Encounter #29 - April 9, 2016

Photo by Ken Balcomb

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Photo by Ken Balcomb

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Photo by Ken Balcomb

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Photo by Ken Balcomb

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Photos taken under Federal Permits



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Ken Balcomb


T36A's, T99's. and T137's

Admiralty Inlet



Encounter Summary: 

After a long rest for “Tonto” during which the GPS and Radar systems were repaired, Ken fired up the inboard diesel engine and departed John Wayne Marina for a test drive at 1030,… in the fog. The goal was to see if “Tonto” could be response capable in instrument conditions. An ELF GPS and iPad were used as backup in case of failure. The boat’s GPS was working fine until the Radar was turned on for overlay, and then three times out of four the display indicated “No GPS Signal”, and the one time that it worked the Radar and GPS were 30 degrees off from overlay. Bummer! About that time, still in Sequim Bay, the trunk radio reported T18 and the T19’s eastbound just south of Discovery Island, BC,… also in the fog. Several vessels had intermittent contact until the whales got to the vicinity of Beaumont Shoals, and then contact was lost due to poor visibility while numerous vessels searched the entire Haro Strait to reacquire the whales. Thinking this would be a good test, Ken pushed “Tonto” out of Sequim Bay and into the fog of the Strait of Juan de Fuca until about a mile north of Ediz Hook when two calls came in: the T49A’s and T123’s reported at Enterprise Reef in the clear, and two groups of whales heading south in Admiralty Inlet in dissipating fog. The latter were more interesting (they might be residents!) and they were closer, so “Tonto” made a hard right turn and headed toward Point Wilson.
Howard Garrett of ORCANETWORK using “Big Eyes” subsequently obtained a visual contact with the whales in Admiralty Inlet and guided Ken to a contact position in the Traffic Separation Zone just north of Point No Point (47.936N by 122.532W) at 1420 as the whales continued down into Puget Sound, still in two groups. They were T’s, probably much of the same group as seen three days ago in Encounter 26. Their behavior was a bit frustrating in that they seemed reluctant to allow “Tonto” to get on their sunny side, so most of the photos were strongly backlit, and with every approach to within ¼ mile they would dive and then swim directly toward the boat to very close range and then go back to being backlit. Hence, at first only strongly backlit ID photographs could be taken. Eventually, however, a few right side well lighted ID photographs were possible with the trailing group – Graeme Ellis would love this with his insistence that only left side photographs of Bigg’s whales were usable. Sometimes one has to take what one can get and be content. Definitely some T36A’s, T99’s, and T137’s were present. The ID wizard, Dave, agreed that there were these three groups of four individuals each – total 12 animals, but it sometimes looked like more. “Tonto” left the whales at 1520 just north of the Edmonds-Kingston ferry lanes and headed back to the San Juan Islands while sea conditions were favorable.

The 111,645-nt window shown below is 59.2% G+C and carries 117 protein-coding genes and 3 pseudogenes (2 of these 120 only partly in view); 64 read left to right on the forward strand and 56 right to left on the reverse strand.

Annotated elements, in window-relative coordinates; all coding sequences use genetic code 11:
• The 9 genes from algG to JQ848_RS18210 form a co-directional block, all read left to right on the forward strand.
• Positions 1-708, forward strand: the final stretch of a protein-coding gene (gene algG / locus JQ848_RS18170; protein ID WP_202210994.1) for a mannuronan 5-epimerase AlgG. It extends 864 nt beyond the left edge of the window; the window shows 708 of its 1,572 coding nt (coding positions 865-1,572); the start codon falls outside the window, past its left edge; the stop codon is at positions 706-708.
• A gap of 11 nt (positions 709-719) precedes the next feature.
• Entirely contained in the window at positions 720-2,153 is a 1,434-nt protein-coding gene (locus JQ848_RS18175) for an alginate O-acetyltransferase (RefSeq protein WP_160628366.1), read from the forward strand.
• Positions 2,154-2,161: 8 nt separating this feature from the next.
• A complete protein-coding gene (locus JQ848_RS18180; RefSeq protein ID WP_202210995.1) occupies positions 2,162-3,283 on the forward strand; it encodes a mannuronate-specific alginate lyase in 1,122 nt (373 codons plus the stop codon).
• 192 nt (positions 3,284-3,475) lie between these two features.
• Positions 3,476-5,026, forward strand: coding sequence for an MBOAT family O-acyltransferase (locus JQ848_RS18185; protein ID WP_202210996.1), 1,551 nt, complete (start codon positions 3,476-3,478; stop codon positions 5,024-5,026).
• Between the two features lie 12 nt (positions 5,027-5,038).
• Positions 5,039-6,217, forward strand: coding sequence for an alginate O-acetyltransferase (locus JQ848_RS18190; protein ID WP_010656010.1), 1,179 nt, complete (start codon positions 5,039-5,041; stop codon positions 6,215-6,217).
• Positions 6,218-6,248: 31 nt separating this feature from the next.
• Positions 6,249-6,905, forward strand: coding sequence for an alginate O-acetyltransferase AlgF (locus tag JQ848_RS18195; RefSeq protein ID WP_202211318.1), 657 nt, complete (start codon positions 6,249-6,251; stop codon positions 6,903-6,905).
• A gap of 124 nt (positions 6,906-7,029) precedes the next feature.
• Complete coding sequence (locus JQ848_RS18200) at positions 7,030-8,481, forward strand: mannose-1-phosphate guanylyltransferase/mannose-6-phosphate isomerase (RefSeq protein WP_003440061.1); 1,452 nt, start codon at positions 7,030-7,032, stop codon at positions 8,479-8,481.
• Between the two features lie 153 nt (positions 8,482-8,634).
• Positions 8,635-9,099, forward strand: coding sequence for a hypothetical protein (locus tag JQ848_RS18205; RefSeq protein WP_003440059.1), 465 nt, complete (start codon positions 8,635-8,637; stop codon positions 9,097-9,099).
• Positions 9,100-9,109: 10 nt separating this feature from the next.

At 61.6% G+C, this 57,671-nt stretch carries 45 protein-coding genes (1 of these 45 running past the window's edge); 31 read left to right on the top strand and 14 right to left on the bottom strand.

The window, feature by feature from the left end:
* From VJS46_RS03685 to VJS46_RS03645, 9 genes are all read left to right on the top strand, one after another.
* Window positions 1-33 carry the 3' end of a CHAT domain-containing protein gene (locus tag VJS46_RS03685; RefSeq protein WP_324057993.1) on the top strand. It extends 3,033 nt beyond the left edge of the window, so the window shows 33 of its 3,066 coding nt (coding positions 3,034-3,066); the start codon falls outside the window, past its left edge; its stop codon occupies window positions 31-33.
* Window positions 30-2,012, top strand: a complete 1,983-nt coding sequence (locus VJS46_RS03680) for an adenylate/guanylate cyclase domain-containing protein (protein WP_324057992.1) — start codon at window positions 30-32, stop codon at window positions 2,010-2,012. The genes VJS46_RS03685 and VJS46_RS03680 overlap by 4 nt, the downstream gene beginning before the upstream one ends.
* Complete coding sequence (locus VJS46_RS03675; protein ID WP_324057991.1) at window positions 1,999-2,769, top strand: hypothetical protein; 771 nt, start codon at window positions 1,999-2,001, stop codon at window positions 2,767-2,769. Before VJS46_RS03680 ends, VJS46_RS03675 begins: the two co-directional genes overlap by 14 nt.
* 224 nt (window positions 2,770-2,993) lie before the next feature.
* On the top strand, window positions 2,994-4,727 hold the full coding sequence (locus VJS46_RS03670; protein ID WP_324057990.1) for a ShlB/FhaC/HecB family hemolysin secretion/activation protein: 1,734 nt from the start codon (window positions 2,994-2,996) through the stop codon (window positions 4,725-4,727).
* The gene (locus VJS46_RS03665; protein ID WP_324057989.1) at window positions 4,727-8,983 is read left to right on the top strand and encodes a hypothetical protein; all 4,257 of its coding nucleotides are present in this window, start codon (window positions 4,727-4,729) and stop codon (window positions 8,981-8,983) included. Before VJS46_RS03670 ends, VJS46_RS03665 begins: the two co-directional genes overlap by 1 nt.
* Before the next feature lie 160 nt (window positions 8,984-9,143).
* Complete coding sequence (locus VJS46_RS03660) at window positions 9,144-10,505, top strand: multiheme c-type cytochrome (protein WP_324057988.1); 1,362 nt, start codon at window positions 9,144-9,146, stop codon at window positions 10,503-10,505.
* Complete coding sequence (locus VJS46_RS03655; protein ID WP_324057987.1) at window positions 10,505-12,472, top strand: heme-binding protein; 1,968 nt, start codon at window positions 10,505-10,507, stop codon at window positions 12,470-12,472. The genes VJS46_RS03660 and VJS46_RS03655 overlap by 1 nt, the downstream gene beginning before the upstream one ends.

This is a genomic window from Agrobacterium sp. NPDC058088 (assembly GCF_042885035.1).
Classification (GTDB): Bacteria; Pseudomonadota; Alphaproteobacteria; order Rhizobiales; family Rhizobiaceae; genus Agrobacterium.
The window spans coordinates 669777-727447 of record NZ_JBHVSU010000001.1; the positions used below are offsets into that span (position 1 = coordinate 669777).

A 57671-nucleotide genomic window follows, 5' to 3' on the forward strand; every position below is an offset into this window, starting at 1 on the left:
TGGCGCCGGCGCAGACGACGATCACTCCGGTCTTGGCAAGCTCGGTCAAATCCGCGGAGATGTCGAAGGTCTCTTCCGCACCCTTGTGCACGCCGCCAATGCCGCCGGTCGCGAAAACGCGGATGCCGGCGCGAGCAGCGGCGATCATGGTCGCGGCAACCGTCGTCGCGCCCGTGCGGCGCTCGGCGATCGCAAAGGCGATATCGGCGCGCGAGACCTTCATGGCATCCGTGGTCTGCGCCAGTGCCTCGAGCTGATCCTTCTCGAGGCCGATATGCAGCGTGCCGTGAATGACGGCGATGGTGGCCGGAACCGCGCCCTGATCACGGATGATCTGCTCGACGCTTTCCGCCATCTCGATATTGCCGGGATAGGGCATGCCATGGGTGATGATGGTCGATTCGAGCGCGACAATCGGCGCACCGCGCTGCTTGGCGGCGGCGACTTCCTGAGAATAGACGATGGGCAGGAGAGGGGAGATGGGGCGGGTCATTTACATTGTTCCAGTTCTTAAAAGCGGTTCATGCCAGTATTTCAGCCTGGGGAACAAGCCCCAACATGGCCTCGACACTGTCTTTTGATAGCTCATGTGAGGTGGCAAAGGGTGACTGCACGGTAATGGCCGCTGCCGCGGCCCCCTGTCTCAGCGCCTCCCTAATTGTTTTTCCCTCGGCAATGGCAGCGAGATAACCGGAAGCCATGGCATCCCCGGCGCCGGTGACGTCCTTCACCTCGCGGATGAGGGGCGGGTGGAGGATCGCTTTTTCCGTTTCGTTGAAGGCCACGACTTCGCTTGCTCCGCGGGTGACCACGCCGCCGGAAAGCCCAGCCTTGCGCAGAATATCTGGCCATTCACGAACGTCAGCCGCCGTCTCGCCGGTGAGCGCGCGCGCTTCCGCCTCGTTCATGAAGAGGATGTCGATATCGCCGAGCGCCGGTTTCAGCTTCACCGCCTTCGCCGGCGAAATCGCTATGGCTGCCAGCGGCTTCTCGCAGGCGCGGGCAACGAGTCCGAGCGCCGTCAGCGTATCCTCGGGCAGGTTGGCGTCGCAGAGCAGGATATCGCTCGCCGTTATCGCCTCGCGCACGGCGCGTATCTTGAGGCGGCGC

Meanwhile, the T18 and T19 group of four whales had been found again near Salmon Bank and they proceeded through Cattle Pass and up San Juan Channel at speed (reported 9-10 knots), passing Friday Harbor where they picked up a bit of an entourage. At 1530 “Tonto” zoomed past Point No Point at 16.5 knots, crossed the eastern entrance of the Strait of Juan de Fuca in clear and calm seas (thank goodness), and three hours later zoomed past the west side of San Juan Island, and thence around Henry Island and through John’s Pass into Boundary Pass. A brief glimpse of T19B was obtained at 1920 (48.692N by 123.166W), and ten minutes later another brief glimpse was caught of two dorsal fins two miles away heading toward Navy Channel. As the sun was setting “Tonto” headed back to Snug Harbor and finished its test drive. Some calibration is still required, but the vessel performed well.

Notes-Comments:These are some of the same whales seen in Encounter 26 minus the T123's. It is very interesting that Transient whales abound now whereas forty years ago they were scarcely seen in this region. After "Tonto" left the whales Bart Rulan aboard Island Explorer 4 observed this group attacking a sea lion. There said to be many pinnipeds in Puget Sound following a herring run.